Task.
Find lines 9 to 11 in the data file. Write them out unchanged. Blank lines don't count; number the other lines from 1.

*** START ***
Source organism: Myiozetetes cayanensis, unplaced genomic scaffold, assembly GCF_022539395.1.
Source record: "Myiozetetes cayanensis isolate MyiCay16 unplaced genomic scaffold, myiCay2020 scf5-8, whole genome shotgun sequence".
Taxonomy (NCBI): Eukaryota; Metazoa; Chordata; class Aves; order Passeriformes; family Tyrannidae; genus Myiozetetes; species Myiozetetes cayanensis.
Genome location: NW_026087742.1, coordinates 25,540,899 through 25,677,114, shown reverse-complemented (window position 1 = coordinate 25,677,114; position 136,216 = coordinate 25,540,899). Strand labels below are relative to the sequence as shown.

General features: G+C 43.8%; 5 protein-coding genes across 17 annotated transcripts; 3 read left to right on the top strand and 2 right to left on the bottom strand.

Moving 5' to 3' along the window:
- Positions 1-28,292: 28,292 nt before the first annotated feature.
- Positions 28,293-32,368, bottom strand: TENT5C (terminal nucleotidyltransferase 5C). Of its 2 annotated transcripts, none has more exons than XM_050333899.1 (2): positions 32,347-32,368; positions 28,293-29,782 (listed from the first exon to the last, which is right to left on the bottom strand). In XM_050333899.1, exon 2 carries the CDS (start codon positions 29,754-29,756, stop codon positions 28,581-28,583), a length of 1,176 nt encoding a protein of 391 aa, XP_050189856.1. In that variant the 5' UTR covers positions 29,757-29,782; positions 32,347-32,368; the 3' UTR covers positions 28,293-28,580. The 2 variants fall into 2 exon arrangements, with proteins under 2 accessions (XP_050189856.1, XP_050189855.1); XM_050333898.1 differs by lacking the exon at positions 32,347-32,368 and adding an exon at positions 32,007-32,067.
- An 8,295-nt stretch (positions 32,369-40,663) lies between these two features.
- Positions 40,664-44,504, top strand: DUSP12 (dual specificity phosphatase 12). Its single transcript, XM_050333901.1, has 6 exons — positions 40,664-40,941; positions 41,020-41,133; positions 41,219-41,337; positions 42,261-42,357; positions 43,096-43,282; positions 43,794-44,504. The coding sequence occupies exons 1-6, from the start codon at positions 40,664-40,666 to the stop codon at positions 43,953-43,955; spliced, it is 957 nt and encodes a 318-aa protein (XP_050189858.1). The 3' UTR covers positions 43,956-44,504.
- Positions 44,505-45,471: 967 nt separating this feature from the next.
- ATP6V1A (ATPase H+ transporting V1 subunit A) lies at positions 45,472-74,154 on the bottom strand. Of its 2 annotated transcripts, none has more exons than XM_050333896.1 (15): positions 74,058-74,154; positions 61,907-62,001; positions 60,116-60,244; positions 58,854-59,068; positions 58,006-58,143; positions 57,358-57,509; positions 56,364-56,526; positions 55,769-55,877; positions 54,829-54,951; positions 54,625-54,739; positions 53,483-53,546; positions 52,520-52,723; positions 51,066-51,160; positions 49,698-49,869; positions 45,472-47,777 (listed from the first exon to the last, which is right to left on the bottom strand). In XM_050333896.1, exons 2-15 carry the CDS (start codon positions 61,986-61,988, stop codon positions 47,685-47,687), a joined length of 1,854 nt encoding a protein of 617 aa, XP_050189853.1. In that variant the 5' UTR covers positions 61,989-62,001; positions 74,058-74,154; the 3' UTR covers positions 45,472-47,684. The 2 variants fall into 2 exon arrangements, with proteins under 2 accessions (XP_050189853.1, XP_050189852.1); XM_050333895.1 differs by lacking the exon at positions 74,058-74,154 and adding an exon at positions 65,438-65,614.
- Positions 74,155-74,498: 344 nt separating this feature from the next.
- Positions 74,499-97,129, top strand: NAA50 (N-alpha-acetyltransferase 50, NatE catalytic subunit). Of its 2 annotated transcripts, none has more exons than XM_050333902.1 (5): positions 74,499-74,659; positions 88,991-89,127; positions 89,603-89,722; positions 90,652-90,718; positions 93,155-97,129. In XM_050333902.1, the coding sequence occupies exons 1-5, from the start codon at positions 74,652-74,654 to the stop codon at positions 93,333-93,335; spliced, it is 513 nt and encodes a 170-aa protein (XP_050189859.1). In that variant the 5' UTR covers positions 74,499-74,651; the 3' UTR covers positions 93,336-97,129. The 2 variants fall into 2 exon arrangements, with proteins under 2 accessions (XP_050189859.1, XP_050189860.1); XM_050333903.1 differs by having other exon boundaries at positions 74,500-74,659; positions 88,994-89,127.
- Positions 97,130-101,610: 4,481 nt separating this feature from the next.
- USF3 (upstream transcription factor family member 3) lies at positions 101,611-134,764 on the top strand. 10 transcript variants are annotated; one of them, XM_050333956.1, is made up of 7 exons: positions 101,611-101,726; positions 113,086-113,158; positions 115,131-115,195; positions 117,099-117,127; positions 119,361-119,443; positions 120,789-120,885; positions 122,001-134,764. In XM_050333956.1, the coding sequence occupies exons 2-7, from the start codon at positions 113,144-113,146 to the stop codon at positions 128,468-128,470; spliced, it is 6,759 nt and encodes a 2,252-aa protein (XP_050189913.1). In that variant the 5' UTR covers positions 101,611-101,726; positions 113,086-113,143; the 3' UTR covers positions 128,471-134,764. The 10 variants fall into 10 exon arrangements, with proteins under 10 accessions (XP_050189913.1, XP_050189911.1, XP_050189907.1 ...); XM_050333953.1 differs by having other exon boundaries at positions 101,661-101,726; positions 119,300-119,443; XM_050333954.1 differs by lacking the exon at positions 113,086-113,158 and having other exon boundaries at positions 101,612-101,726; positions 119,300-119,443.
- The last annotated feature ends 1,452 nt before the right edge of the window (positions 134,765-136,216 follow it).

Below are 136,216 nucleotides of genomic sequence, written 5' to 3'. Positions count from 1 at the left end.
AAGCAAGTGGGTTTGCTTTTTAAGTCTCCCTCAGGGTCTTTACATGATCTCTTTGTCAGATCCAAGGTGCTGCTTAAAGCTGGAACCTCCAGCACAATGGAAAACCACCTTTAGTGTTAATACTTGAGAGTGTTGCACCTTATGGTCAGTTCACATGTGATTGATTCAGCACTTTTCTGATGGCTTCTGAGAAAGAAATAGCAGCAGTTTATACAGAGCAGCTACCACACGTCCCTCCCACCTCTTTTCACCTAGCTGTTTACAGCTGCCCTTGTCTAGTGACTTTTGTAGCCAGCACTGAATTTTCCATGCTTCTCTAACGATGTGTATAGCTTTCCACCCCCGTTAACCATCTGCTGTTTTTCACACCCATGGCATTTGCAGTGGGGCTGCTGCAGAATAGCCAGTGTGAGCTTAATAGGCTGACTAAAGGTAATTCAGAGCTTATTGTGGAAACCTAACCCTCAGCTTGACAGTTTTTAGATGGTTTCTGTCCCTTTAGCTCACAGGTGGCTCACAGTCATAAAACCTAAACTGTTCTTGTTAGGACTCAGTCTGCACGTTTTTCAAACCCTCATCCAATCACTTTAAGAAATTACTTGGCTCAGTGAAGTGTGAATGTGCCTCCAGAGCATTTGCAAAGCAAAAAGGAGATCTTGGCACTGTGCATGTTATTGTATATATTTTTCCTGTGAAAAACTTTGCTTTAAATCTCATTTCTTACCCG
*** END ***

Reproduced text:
- An 8,295-nt stretch (positions 32,369-40,663) lies between these two features.
- Positions 40,664-44,504, top strand: DUSP12 (dual specificity phosphatase 12). Its single transcript, XM_050333901.1, has 6 exons — positions 40,664-40,941; positions 41,020-41,133; positions 41,219-41,337; positions 42,261-42,357; positions 43,096-43,282; positions 43,794-44,504. The coding sequence occupies exons 1-6, from the start codon at positions 40,664-40,666 to the stop codon at positions 43,953-43,955; spliced, it is 957 nt and encodes a 318-aa protein (XP_050189858.1). The 3' UTR covers positions 43,956-44,504.
- Positions 44,505-45,471: 967 nt separating this feature from the next.